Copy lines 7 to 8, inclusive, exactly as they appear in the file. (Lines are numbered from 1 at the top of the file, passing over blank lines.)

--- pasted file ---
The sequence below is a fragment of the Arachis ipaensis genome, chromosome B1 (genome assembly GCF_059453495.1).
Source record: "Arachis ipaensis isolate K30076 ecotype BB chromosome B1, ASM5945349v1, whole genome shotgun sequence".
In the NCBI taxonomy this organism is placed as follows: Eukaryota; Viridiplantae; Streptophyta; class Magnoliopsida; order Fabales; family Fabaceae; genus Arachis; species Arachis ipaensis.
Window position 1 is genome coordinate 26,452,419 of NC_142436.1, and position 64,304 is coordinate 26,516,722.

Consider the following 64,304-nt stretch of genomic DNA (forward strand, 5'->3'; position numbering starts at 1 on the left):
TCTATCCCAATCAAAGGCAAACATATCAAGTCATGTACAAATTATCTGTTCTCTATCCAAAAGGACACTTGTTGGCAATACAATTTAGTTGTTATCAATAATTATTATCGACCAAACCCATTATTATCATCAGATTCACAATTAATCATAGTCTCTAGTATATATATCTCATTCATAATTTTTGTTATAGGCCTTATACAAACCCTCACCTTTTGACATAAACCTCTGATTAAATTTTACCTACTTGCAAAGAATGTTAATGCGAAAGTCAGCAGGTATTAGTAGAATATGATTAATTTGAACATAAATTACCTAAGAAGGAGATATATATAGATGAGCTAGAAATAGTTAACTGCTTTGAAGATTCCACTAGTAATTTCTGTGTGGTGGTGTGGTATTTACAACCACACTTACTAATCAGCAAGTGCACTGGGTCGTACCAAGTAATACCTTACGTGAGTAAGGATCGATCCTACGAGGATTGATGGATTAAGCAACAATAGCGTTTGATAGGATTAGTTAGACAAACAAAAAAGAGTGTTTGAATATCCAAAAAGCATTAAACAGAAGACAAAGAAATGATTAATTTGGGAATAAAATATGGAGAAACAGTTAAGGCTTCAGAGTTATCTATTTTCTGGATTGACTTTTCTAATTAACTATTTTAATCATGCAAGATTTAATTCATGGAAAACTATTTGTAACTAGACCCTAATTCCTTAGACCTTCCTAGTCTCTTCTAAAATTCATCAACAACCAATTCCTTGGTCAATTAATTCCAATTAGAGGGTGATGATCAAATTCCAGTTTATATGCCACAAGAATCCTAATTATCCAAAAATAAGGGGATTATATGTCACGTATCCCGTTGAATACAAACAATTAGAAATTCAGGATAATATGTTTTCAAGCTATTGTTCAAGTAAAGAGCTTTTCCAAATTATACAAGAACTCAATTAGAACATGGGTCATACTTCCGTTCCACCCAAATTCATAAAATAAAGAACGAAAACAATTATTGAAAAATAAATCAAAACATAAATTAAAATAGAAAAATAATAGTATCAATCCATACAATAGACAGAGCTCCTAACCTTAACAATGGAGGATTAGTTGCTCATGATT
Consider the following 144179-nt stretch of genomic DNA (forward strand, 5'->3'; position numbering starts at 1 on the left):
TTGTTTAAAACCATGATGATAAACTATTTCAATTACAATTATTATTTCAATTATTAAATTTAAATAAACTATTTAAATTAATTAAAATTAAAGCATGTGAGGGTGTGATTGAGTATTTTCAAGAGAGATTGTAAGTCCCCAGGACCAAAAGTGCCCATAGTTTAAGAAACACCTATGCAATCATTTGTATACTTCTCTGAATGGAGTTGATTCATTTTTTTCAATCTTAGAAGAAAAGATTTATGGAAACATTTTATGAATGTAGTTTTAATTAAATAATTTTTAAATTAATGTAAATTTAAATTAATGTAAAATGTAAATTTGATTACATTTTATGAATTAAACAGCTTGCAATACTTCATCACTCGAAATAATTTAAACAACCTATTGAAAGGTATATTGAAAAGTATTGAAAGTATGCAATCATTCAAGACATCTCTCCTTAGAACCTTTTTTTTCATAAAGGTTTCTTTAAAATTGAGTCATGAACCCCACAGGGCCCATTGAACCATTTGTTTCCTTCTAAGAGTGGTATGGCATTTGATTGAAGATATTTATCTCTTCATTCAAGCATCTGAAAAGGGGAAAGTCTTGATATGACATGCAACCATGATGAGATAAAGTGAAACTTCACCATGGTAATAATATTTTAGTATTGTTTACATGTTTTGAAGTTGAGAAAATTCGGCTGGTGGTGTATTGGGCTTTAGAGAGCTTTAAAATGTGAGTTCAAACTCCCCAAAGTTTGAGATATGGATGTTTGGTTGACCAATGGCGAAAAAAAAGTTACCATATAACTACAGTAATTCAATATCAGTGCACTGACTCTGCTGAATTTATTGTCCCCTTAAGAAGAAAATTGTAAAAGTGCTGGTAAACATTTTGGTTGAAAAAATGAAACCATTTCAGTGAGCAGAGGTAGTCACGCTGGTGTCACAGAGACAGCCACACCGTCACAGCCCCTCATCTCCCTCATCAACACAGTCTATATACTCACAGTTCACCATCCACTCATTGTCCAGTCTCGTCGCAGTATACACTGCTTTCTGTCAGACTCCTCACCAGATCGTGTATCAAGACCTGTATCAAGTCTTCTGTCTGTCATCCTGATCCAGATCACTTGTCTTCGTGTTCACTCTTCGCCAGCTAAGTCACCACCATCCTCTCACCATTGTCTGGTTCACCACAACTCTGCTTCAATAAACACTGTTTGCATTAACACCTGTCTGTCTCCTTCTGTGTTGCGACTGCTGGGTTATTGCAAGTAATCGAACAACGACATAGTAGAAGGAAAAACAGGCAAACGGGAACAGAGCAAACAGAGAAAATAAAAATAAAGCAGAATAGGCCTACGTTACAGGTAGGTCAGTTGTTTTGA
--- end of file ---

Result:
Consider the following 144179-nt stretch of genomic DNA (forward strand, 5'->3'; position numbering starts at 1 on the left):
TTGTTTAAAACCATGATGATAAACTATTTCAATTACAATTATTATTTCAATTATTAAATTTAAATAAACTATTTAAATTAATTAAAATTAAAGCATGTGAGGGTGTGATTGAGTATTTTCAAGAGAGATTGTAAGTCCCCAGGACCAAAAGTGCCCATAGTTTAAGAAACACCTATGCAATCATTTGTATACTTCTCTGAATGGAGTTGATTCATTTTTTTCAATCTTAGAAGAAAAGATTTATGGAAACATTTTATGAATGTAGTTTTAATTAAATAATTTTTAAATTAATGTAAATTTAAATTAATGTAAAATGTAAATTTGATTACATTTTATGAATTAAACAGCTTGCAATACTTCATCACTCGAAATAATTTAAACAACCTATTGAAAGGTATATTGAAAAGTATTGAAAGTATGCAATCATTCAAGACATCTCTCCTTAGAACCTTTTTTTTCATAAAGGTTTCTTTAAAATTGAGTCATGAACCCCACAGGGCCCATTGAACCATTTGTTTCCTTCTAAGAGTGGTATGGCATTTGATTGAAGATATTTATCTCTTCATTCAAGCATCTGAAAAGGGGAAAGTCTTGATATGACATGCAACCATGATGAGATAAAGTGAAACTTCACCATGGTAATAATATTTTAGTATTGTTTACATGTTTTGAAGTTGAGAAAATTCGGCTGGTGGTGTATTGGGCTTTAGAGAGCTTTAAAATGTGAGTTCAAACTCCCCAAAGTTTGAGATATGGATGTTTGGTTGACCAATGGCGAAAAAAAAGTTACCATATAACTACAGTAATTCAATATCAGTGCACTGACTCTGCTGAATTTATTGTCCCCTTAAGAAGAAAATTGTAAAAGTGCTGGTAAACATTTTGGTTGAAAAAATGAAACCATTTCAGTGAGCAGAGGTAGTCACGCTGGTGTCACAGAGACAGCCACACCGTCACAGCCCCTCATCTCCCTCATCAACACAGTCTATATACTCACAGTTCACCATCCACTCATTGTCCAGTCTCGTCGCAGTATACACTGCTTTCTGTCAGACTCCTCACCAGATCGTGTATCAAGACCTGTATCAAGTCTTCTGTCTGTCATCCTGATCCAGATCACTTGTCTTCGTGTTCACTCTTCGCCAGCTAAGTCACCACCATCCTCTCACCATTGTCTGGTTCACCACAACTCTGCTTCAATAAACACTGTTTGCATTAACACCTGTCTGTCTCCTTCTGTGTTGCGACTGCTGGGTTATTGCAAGTAATCGAACAACGACATAGTAGAAGGAAAAACAGGCAAACGGGAACAGAGCAAACAGAGAAAATAAAAATAAAGCAGAATAGGCCTACGTTACAGGTAGGTCAGTTGTTTTGA